Cassandra and MongoDB are among the most famous NoSQL databases used by large to small enterprises and can be relied upon for scalability. Cassandra was launched in late 2008, and after a year, MongoDB was also launched. Apart from the fact that both are open-source, there are multiple contrasting factors between them.
Let’s have a look at them one by one.
Structuring Of Data
Cassandra is more like RDBMS if we talk about the way it stores information. It stores data structured in tables and follows columns based arrangement. However, in contrast to RDBMS, you can make columns and tables very quickly.
Also, every line in Cassandra doesn’t need to have a similar column. The database depends on the essential key to bring information.
Whereas, MongoDB can be considered as an object-oriented database. It utilises BSON (Binary JSON) to store information. MongoDB can uphold different object structures, and even gives the option of creating nested structures.
If we compare with Cassandra, MongoDB is much more flexible as the user must not have a JSON schema. It also gives the option to deal with schemas if necessary in some cases.
Cassandra utilises Cassandra Query Language (CQL) for getting the required data. CQL is fundamentally the same as SQL. CQL is very easy to learn for any data professional who is well acquainted with SQL.
MongoDB gives significantly better alternatives in this scenario majorly because it stores information in JSON-like records. Overseers can request MongoDB data via the Mongo shell, PHP, Perl, Python, Node.js, Java, Compass, and Ruby.
Secondary Indexes are valuable for getting the data that is primarily a non-key attribute. Cassandra doesn’t ultimately uphold secondary indexes. It depends on the primary keys to fetch data.
MongoDB leans towards indexes for fetching the required data. The compatibility with secondary indexes helps MongoDB in improving the inquiry speeds.
It is conceivable to inquiry any property of an item, including nested objects, that too with few moments.
To enhances the write-scalability of system, Cassandra enables the administrator to have multiple master nodes. An administrator can define the total number of nodes that will be required in a cluster. One can judge the level of scalability of a database on the number of full nodes.
On the other hand, MongoDB has enabled only one master node. Rest of the nodes act as slaves within the cluster. Even though data will be defined in the master node, the slave nodes are configured as read-only.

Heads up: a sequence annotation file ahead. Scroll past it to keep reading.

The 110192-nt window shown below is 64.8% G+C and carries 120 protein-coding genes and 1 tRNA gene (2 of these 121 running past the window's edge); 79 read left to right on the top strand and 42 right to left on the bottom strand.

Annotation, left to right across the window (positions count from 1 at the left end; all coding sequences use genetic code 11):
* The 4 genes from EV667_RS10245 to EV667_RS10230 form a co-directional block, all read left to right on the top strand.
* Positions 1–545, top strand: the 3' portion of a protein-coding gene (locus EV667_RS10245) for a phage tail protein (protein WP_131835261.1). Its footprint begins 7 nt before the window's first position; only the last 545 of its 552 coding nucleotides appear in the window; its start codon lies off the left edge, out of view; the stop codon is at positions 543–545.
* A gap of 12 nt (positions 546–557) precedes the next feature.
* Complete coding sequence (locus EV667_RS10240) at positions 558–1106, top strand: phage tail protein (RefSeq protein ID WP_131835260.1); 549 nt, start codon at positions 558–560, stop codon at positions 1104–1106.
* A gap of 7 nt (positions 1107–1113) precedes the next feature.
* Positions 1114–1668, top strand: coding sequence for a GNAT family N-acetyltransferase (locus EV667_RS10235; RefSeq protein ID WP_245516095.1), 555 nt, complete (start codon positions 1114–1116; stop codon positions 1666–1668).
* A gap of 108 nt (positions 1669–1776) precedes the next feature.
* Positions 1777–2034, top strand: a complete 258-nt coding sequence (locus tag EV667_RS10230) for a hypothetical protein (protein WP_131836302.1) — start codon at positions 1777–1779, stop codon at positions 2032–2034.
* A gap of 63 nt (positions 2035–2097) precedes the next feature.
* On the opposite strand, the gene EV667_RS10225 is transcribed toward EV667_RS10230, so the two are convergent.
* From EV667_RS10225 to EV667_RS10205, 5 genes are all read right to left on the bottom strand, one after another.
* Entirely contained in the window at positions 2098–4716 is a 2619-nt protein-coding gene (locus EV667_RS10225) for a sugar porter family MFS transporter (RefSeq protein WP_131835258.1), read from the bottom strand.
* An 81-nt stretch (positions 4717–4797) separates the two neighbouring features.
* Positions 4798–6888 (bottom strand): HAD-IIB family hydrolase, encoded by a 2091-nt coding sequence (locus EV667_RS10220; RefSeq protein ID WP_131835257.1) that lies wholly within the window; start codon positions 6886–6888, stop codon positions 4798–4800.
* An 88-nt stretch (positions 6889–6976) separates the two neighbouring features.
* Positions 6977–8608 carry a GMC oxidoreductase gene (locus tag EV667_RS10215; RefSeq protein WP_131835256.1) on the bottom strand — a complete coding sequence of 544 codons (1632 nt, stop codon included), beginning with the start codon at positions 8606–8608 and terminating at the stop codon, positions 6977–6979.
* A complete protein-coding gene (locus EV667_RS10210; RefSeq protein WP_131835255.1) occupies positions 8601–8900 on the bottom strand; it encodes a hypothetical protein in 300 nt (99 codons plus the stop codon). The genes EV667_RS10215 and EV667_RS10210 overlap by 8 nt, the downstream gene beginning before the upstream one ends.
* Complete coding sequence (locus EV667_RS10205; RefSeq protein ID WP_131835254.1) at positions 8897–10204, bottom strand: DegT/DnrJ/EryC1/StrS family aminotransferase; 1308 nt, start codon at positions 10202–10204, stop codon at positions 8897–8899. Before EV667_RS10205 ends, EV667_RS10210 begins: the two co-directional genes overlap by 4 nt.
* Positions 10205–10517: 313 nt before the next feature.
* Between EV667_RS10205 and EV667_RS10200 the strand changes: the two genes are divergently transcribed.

The scalability of MongoDB gets hit as compared to Cassandra, primarily because of this master-slave architecture. One can enhance the scalability of MongoDB through sharding techniques. Learn about Cassandra vs hadoop.
The underlying contrasting feature in the interpretation process between the two is the way they handle fault tolerance. Cassandra can define a cluster even when a particular node fails because it allows multiple masters.
On the other hand, MongoDB forces the administrator to wait 10 to 40 seconds if a node fails and wants to enter some information.
It is because of the single master behavior of MongoDB. All in all, Cassandra is much better than MongoDB in terms of availability.
To run complex queries, most of the users use aggregation these days. In Cassandra, there is no built-in support for any aggregation system. Most of the users have to find a workaround for utilising the benefits of aggregation.
For this, multiple third-party tools are used by administrators like Hadoop and Spark.
Unlike Cassandra, MongoDB comes packed with an aggregation framework. To aggregate stored data, it can make use of the ETL pipeline and give out results.
Although it is an easy way to do this, the built-in aggregation method runs only on low to medium traffic. Hence, it becomes challenging to scale as the aggregation framework keeps on becoming complex.
Performance evaluation of these requires the analysis of a lot of factors. Everything is taken into account from the type of schema you use (which directly affects the query speeds) to the input and output load characteristics (responsible for a database’s performance).
Cassandra was a clear winner in write-oriented operations as per a 2018 benchmark report on Cassandra vs MongoDB.
Licensing is not a significant issue in both databases as they open as open-source, free software. If someone wants to opt for enterprise-grade Cassandra, third-party vendors like Datastax offer individual plans. Whereas, its namesake software company usually overlooks MongoDB.
Subscription plans are available for both of them at different levels. On top of it, anyone can also use AWS to host the database on public clouds as AWS gives built-in support. Learn More About Top 5 Big Data Tools
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